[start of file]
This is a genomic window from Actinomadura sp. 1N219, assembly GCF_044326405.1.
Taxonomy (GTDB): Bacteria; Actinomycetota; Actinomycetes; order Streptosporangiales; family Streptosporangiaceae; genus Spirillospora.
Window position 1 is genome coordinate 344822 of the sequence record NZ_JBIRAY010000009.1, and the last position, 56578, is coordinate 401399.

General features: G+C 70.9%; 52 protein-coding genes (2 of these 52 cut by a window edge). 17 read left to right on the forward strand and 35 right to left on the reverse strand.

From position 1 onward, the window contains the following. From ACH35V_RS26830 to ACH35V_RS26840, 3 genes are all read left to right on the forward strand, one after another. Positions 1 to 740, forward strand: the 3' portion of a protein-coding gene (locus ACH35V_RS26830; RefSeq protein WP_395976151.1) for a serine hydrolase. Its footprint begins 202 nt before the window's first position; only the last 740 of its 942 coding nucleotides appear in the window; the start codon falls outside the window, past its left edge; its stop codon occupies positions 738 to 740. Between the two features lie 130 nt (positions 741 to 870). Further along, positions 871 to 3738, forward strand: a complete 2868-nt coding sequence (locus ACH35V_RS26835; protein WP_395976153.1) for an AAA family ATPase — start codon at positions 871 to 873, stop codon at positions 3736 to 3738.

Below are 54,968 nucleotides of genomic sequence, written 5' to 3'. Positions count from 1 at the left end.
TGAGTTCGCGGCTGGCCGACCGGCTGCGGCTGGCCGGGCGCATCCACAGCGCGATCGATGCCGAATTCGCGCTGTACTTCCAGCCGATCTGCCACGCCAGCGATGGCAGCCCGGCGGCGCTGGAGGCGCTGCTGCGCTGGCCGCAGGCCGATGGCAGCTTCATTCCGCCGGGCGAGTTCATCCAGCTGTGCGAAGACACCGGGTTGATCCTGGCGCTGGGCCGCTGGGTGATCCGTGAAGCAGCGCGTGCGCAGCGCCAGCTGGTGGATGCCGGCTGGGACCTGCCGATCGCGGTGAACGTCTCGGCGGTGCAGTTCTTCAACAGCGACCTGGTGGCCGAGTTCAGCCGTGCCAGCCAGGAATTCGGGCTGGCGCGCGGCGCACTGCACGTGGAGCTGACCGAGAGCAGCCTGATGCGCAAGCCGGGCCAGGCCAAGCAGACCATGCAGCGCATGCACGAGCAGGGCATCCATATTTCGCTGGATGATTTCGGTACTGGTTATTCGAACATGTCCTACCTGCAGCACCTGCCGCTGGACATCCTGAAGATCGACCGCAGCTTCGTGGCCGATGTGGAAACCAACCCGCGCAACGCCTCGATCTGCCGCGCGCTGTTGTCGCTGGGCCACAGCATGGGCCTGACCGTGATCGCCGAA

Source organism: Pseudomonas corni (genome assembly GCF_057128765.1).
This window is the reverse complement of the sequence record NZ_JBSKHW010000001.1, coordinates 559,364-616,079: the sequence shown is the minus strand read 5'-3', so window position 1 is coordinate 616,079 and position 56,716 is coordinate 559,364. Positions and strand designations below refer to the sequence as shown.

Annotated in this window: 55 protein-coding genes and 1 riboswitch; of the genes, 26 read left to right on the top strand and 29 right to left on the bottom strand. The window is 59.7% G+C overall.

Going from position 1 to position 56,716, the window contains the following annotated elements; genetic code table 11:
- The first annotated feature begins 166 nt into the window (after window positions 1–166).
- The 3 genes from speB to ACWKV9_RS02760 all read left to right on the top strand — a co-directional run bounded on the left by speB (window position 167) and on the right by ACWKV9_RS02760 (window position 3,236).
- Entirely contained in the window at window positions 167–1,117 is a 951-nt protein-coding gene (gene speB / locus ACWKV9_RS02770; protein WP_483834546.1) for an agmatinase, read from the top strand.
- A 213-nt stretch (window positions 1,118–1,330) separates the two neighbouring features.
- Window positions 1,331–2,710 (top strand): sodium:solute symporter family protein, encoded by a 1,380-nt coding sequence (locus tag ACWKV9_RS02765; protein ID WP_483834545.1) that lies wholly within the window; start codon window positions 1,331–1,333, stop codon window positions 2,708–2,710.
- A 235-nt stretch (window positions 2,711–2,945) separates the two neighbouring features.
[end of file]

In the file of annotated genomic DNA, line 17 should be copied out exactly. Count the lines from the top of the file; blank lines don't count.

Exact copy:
- A 235-nt stretch (window positions 2,711–2,945) separates the two neighbouring features.